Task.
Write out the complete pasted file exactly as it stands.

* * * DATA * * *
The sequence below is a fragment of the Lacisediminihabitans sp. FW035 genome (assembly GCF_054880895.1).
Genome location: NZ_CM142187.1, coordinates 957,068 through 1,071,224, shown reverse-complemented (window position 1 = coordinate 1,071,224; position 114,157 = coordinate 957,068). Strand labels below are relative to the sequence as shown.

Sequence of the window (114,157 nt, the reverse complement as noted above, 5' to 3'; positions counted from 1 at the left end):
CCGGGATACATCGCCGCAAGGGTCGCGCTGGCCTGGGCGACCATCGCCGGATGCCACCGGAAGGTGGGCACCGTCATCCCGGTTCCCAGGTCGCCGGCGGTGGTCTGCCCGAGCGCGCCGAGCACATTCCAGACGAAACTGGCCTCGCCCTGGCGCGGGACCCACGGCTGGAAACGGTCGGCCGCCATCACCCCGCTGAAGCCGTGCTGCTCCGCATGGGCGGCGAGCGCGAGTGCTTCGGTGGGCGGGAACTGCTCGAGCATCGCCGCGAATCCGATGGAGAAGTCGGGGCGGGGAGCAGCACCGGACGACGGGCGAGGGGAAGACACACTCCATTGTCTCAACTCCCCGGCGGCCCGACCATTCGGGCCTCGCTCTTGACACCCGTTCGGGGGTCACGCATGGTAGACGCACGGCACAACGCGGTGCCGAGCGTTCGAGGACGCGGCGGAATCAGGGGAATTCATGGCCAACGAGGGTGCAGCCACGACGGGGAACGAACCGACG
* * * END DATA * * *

The sequence below is a fragment of the Lacisediminihabitans sp. FW035 genome (assembly GCF_054880895.1).
Genome location: NZ_CM142187.1, coordinates 957,068 through 1,071,224, shown reverse-complemented (window position 1 = coordinate 1,071,224; position 114,157 = coordinate 957,068). Strand labels below are relative to the sequence as shown.

Sequence of the window (114,157 nt, the reverse complement as noted above, 5' to 3'; positions counted from 1 at the left end):
CCGGGATACATCGCCGCAAGGGTCGCGCTGGCCTGGGCGACCATCGCCGGATGCCACCGGAAGGTGGGCACCGTCATCCCGGTTCCCAGGTCGCCGGCGGTGGTCTGCCCGAGCGCGCCGAGCACATTCCAGACGAAACTGGCCTCGCCCTGGCGCGGGACCCACGGCTGGAAACGGTCGGCCGCCATCACCCCGCTGAAGCCGTGCTGCTCCGCATGGGCGGCGAGCGCGAGTGCTTCGGTGGGCGGGAACTGCTCGAGCATCGCCGCGAATCCGATGGAGAAGTCGGGGCGGGGAGCAGCACCGGACGACGGGCGAGGGGAAGACACACTCCATTGTCTCAACTCCCCGGCGGCCCGACCATTCGGGCCTCGCTCTTGACACCCGTTCGGGGGTCACGCATGGTAGACGCACGGCACAACGCGGTGCCGAGCGTTCGAGGACGCGGCGGAATCAGGGGAATTCATGGCCAACGAGGGTGCAGCCACGACGGGGAACGAACCGACG